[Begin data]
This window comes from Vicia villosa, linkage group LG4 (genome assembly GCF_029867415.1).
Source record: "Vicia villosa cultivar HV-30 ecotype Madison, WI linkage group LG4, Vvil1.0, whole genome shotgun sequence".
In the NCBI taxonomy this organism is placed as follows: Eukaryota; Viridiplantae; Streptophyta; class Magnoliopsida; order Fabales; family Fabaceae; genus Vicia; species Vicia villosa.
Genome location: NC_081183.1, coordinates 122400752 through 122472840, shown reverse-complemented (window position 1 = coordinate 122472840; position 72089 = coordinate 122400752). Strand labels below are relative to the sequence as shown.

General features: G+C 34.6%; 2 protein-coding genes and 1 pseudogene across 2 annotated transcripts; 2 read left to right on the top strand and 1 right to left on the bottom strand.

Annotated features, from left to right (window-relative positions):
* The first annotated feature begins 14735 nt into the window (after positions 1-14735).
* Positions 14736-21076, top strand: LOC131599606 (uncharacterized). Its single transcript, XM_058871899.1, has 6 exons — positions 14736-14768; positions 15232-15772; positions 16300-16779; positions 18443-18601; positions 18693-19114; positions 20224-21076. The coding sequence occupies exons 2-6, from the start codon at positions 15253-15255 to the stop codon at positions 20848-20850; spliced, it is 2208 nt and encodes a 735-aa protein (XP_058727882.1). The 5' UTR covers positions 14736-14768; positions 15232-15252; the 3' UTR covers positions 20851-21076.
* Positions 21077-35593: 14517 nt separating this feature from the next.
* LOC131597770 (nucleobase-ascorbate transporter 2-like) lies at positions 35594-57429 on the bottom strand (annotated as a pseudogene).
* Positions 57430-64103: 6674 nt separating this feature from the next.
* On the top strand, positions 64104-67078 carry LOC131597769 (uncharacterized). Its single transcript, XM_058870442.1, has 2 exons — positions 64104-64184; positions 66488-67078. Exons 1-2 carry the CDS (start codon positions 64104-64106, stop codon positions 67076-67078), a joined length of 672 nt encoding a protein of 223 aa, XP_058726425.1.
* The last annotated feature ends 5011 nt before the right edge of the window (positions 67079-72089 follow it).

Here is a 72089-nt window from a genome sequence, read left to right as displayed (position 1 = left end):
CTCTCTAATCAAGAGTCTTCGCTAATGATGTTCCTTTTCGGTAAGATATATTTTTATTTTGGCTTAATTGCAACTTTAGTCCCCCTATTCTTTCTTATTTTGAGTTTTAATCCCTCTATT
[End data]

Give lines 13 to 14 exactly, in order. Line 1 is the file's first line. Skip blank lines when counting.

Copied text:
* The last annotated feature ends 5011 nt before the right edge of the window (positions 67079-72089 follow it).

Here is a 72089-nt window from a genome sequence, read left to right as displayed (position 1 = left end):